So that was an exciting weekend. Whilst most are excited for the next big music festival, we at Silkstream were more excited about the BrightonSEO conference. I personally had written up my schedule of who I wanted to see, what time and where as soon as the details were announced a while ago. Unfortunately I didn’t get to see the talks that I really wanted to go see (Technical SEO with Aleyda Solis, Tomas Vaitulevicius and Mark Thomas at the Moz Corn Exchange) due to it packing out early, so I missed out on “Large Site SEO Architecture” – but this didn’t dampen my day and I gained so much from the talks that I did attend:
- Jon Earnshaw – Is your content working better for someone else?
- Chris Green – Cannibal Content: Stopping Your Website From Eating Itself
- Pete Campbell – From SERPs to Markup: How To Increase Your Earned Traffic
- Gary Illyes – Mobile SEO is Still the New Black
- Greg Gifford – Local SEO: A Seriously Awesome Blueprint
- David Mihm – Maximising Your Local Search Presence in 2016+
- Jon Henshaw – Mobile SEO
- Shelli Walsh – How To Have Ideas for Creative Content
- Cathal Berragan – Lessons Learned on the way to Half of a Million Twitter Followers
- Pippa Moyle – Merging your business into the 24 hour news cycle
- Gianluca Fiorelli – An actionable guide to modern Keyword and Topical Research
- Neil Collins – The Power of Audience Targeting In Short Tail Keyword Markets
- Gerald Murphy – SERPs: From keyword to click
- Closing Keynote
- Dave Trott
So my experience of BrightonSEO is based on the talks listed above and the general atmosphere in the foyer areas between talks. During break times, there was a wonderfully casual environment that consisted of coffee drinking, business card exchanging and enthusiastic discussion over which SEO tools are better. Was certainly quite lively throughout the day, without being too overcrowded that you couldn’t get to any of the many stalls in the area.
Onsite at BrightonSEO September 2015
I think the first trio of talks in the morning at the Old Courthouse was definitely my favourite and most insightful. Jon Earnshaw (CTO and Co-Founder of Pi Datametrics) reminded us all of the importance of late night SERP exploration with a lot of exciting keyword ranking data showing the effects of scraped content over time and how it creates the “glass ceiling” we often see in our rankings. Jon showed us how we could detect scraped content, and steps we can take to have it removed (mentioning that Google’s way of dealing with it can be quite inconsistent…).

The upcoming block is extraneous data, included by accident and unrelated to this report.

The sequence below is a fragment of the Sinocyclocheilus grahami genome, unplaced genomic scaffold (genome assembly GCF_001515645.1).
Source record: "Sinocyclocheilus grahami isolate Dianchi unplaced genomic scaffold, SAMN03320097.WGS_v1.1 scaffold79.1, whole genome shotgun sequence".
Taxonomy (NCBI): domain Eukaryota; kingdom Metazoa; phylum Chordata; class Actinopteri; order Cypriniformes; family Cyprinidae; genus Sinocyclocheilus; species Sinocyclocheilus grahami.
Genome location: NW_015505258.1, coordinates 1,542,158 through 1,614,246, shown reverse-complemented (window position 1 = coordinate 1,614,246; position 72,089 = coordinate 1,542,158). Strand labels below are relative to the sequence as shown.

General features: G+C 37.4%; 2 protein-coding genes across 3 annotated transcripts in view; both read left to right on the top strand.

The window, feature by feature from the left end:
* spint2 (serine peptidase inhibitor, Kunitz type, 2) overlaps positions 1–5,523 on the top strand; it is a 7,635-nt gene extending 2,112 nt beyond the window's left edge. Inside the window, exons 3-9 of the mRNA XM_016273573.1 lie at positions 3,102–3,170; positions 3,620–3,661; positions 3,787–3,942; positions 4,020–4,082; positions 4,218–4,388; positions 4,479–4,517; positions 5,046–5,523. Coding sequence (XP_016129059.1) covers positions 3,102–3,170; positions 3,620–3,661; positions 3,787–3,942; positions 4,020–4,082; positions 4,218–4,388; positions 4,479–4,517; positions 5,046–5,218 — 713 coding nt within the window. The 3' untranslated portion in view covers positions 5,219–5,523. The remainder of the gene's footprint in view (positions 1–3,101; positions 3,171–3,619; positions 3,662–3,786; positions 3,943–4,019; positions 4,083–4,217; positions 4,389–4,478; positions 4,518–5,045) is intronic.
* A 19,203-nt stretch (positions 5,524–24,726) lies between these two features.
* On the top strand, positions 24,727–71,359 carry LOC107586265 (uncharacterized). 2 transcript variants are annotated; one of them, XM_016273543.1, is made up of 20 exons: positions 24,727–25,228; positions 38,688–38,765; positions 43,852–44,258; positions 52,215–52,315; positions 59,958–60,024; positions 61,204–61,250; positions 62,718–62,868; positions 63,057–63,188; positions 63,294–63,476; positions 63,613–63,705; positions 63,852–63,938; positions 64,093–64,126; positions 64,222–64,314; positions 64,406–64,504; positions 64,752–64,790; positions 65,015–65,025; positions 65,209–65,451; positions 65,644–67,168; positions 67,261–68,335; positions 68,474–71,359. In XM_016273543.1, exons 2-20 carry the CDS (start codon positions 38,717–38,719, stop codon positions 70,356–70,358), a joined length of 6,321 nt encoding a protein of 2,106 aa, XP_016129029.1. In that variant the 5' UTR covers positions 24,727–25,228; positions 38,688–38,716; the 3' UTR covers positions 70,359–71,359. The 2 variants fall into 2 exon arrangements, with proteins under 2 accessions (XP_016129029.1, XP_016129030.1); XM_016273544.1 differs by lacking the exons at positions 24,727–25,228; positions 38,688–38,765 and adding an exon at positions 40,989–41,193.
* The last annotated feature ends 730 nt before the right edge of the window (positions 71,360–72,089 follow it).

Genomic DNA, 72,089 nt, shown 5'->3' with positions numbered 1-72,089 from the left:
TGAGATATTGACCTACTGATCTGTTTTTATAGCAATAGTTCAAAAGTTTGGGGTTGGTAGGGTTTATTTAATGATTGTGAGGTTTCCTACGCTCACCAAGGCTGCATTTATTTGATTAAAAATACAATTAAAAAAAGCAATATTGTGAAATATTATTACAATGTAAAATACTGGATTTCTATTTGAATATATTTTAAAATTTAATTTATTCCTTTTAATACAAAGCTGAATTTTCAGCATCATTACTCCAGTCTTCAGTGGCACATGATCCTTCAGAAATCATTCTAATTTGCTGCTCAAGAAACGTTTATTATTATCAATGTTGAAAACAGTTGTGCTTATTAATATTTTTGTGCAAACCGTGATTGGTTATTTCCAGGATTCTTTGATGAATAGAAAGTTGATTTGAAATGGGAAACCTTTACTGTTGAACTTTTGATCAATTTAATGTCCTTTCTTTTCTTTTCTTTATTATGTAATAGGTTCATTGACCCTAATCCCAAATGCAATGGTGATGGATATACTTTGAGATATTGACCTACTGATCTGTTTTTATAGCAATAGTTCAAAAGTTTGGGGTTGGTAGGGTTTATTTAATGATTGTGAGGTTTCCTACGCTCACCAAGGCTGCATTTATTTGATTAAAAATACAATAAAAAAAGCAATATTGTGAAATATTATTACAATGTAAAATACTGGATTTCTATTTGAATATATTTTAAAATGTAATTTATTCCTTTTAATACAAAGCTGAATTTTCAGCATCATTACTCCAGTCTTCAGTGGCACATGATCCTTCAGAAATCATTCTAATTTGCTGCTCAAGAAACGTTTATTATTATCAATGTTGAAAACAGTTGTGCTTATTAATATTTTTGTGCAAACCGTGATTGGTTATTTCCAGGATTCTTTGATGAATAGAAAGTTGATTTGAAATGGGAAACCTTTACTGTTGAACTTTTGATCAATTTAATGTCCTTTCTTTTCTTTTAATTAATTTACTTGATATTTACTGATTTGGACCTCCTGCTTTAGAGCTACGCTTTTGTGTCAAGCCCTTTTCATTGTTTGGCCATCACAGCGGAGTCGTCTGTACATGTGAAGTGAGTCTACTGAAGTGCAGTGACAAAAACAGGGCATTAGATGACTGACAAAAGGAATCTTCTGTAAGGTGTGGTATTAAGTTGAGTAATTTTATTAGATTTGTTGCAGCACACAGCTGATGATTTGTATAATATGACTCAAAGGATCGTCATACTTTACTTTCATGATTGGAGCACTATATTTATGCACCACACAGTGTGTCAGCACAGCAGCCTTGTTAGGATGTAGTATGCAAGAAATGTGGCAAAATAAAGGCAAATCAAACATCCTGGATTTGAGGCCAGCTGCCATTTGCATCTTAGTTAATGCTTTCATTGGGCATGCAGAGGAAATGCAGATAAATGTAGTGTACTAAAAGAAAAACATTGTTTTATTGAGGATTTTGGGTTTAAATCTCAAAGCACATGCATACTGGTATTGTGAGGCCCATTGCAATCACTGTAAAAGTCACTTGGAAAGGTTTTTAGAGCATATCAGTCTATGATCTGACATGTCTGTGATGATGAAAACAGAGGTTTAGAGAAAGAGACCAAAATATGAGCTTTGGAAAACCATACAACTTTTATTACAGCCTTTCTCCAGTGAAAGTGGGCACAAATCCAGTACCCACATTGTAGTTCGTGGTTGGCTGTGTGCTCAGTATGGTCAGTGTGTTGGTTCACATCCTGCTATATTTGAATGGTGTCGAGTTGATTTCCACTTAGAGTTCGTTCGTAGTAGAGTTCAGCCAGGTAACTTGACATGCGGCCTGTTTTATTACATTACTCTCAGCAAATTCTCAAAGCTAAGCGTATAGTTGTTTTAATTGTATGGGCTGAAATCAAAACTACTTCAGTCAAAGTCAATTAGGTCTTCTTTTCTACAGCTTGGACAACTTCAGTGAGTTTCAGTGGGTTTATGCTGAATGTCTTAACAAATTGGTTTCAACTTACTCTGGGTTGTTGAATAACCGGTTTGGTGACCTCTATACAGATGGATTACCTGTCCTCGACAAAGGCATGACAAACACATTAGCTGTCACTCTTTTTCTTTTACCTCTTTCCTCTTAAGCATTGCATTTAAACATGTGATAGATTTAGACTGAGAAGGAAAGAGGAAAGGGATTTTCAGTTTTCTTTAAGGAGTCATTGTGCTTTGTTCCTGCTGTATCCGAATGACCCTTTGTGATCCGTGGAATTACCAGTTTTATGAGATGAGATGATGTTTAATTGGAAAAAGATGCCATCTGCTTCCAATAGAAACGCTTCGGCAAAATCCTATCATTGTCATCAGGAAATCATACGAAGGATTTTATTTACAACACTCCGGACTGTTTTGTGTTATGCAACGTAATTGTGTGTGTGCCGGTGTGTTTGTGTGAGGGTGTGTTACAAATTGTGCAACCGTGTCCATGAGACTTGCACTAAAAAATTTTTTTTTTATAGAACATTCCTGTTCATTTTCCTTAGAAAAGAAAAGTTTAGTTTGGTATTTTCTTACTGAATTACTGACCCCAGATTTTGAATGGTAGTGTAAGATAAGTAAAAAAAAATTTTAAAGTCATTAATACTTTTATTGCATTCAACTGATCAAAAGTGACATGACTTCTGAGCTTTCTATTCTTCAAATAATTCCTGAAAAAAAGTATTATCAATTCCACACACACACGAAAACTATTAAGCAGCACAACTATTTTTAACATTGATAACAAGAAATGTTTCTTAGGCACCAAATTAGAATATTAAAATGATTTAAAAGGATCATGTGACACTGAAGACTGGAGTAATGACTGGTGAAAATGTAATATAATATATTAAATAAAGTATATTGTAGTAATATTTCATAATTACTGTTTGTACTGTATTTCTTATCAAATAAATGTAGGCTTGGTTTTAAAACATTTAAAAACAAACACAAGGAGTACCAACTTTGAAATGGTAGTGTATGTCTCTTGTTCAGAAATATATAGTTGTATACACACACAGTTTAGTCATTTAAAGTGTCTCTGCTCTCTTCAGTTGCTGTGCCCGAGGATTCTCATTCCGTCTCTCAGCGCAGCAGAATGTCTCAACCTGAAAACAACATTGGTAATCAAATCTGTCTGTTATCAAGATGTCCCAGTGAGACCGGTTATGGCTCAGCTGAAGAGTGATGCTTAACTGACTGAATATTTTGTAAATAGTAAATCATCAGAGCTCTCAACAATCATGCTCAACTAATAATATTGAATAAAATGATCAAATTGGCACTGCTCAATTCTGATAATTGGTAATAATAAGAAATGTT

Jon Earnshaw was followed by the Chris Green, with his talk on Cannibal Content and How To Stop Your Website From Eating Itself – a very common issue with larger websites such as ecommerce. Chris explained about thematic cannibalisation being a largely ignored problem, when we focus too much on duplicate content alone which isn’t the only way that a large website can cannibalise itself. He delved into various solutions including logical keyword mapping, internal link architecture, site structure, and canonicalisation. And, of course, how to use our data to identify the problematic pages in the first place.
Last but not least of the Onsite talks at BrightonSEO 2015 saw Pete Campbell go up on stage at the Old Courthouse for his talk on structured data markup. As CTRs are falling and a quarter of searches now include the knowledge graph, is this just a coincidence and what can we do to entice searchers to click on our search results? Pete went into the absolutely essential structured data that we should all be using to enhance our search result listings using rich snippets, and how to easily implement schema into our websites.
Roundup of… everything else?
Gary Illyes‘ talk on the future of mobile with Google was quite disappointing… Nothing particularly enlightening in my opinion with things that we should all already be aware of at this point, and the presentation seemed more like an ad for Google. Which isn’t too surprising, Google being Gary’s employer ‘n’ all…
Gregg Gifford was sensational onstage with his energetic talk on local SEO. Cathal Berragan of Social Chain was an inspiration as he explained the unbelievable journey he’s been on in the past couple years and the lessons that he’s learned along the way. To be honest though, I found some of the more content-based talks were more there to inspire than educate when I personally prefer the latter. Gianluca Fiorelli had a brilliant talk in the afternoon, presenting actionable tips on how to improve your keyword research strategy. Exploring beyond Google’s Keyword Planner, Gianluca showed us a range of topical research and keyword research tools readily available at our disposal that some of us may have never even considered.
The day ended on an extremely high note with keynote speaker, Dave Trott. The perfect way to end the day. Giving us food for thought before we all left to get the train home (or cashed in our drink tokens at the bar). He apologised for sounding angry when talking, saying that that’s just the way that he talks, but I found the way in which he ranted to be part of the “Dave Trott Experience” really. He encouraged us to look beyond the acronyms which we have used to define ourselves (SEO, SMM, CRO, etc) and start thinking creatively about the purpose of what it is we do and how we can actually make an impact and achieve the goals.
Did anyone else notice the duplicate content in the BrightonSEO magazine?
(Click for full-size image to properly compare.) Though layout, title and author are different the article and headings are word-for-word exactly the same haha.
Can’t wait for the next one!
And for those who have never gone before, it is definitely worthwhile.